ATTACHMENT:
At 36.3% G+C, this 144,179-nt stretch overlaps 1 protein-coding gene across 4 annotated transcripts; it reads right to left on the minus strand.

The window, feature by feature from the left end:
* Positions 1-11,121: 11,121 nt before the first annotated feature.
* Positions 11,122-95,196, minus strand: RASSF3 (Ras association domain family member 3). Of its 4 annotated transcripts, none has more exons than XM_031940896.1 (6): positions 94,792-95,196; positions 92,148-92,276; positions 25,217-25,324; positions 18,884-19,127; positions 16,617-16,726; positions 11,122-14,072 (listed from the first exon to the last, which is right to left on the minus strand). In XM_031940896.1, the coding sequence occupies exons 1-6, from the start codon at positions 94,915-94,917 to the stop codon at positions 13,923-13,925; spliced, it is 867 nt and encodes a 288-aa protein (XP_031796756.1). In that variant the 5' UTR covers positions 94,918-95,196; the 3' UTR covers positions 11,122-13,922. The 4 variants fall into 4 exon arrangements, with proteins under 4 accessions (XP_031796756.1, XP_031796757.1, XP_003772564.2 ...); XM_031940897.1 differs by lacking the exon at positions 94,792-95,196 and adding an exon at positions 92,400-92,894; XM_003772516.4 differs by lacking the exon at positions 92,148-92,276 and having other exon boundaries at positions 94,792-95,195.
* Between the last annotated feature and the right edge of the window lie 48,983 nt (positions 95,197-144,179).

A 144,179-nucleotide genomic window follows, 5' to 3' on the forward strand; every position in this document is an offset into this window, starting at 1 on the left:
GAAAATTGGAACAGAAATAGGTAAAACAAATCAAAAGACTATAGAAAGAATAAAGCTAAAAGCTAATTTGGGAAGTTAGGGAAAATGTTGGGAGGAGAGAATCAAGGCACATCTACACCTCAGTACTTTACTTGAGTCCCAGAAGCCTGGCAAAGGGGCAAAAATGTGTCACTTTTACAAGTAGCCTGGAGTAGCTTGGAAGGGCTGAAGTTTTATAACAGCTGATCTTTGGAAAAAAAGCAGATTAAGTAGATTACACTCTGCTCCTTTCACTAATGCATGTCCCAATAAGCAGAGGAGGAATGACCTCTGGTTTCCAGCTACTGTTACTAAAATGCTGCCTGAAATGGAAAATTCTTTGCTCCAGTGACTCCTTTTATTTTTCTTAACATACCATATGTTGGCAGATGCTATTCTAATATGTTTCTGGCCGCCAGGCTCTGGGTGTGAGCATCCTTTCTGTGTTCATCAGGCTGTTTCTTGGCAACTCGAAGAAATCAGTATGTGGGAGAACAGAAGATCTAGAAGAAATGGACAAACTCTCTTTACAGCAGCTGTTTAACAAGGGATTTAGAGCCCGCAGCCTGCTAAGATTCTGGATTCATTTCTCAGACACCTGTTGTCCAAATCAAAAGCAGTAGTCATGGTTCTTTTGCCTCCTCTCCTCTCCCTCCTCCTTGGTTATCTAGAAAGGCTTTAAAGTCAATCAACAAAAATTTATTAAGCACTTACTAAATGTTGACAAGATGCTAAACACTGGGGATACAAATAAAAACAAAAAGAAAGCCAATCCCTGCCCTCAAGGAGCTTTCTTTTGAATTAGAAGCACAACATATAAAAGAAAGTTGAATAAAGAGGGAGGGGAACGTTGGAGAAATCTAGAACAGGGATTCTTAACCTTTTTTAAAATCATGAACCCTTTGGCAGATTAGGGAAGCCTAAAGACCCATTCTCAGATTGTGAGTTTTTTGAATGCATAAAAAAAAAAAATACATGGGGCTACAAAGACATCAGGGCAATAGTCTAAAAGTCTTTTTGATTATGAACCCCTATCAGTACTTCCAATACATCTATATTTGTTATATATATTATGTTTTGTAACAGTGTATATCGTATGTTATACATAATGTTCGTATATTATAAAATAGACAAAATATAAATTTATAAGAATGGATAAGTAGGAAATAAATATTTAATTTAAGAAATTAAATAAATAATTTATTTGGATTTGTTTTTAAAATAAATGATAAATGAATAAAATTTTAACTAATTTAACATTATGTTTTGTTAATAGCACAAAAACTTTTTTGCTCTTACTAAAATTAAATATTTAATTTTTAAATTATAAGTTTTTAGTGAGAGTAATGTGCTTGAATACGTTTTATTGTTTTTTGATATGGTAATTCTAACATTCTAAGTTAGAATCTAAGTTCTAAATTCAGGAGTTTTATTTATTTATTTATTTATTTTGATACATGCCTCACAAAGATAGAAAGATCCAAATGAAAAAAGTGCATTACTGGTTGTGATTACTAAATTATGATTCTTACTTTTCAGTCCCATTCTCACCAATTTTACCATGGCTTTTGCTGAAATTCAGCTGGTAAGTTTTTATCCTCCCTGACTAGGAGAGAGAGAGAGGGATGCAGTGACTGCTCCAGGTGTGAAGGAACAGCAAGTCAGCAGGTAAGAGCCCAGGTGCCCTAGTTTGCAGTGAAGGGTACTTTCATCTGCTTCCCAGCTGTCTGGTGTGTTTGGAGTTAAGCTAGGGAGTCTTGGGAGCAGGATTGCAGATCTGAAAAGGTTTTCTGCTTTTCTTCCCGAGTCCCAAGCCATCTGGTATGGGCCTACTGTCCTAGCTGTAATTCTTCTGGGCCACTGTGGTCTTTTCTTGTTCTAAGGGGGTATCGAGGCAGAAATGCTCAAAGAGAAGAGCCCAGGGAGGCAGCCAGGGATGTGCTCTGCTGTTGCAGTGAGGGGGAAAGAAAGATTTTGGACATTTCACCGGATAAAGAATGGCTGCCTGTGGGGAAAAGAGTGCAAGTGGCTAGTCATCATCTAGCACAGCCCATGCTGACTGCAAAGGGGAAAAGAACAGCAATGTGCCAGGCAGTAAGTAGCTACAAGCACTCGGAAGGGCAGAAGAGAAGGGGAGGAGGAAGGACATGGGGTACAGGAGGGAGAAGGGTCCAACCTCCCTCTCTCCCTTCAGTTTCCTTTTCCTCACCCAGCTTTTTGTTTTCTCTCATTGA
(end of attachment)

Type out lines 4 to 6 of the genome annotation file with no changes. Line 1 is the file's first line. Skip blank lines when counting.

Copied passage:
* Positions 11,122-95,196, minus strand: RASSF3 (Ras association domain family member 3). Of its 4 annotated transcripts, none has more exons than XM_031940896.1 (6): positions 94,792-95,196; positions 92,148-92,276; positions 25,217-25,324; positions 18,884-19,127; positions 16,617-16,726; positions 11,122-14,072 (listed from the first exon to the last, which is right to left on the minus strand). In XM_031940896.1, the coding sequence occupies exons 1-6, from the start codon at positions 94,915-94,917 to the stop codon at positions 13,923-13,925; spliced, it is 867 nt and encodes a 288-aa protein (XP_031796756.1). In that variant the 5' UTR covers positions 94,918-95,196; the 3' UTR covers positions 11,122-13,922. The 4 variants fall into 4 exon arrangements, with proteins under 4 accessions (XP_031796756.1, XP_031796757.1, XP_003772564.2 ...); XM_031940897.1 differs by lacking the exon at positions 94,792-95,196 and adding an exon at positions 92,400-92,894; XM_003772516.4 differs by lacking the exon at positions 92,148-92,276 and having other exon boundaries at positions 94,792-95,195.
* Between the last annotated feature and the right edge of the window lie 48,983 nt (positions 95,197-144,179).

A 144,179-nucleotide genomic window follows, 5' to 3' on the forward strand; every position in this document is an offset into this window, starting at 1 on the left: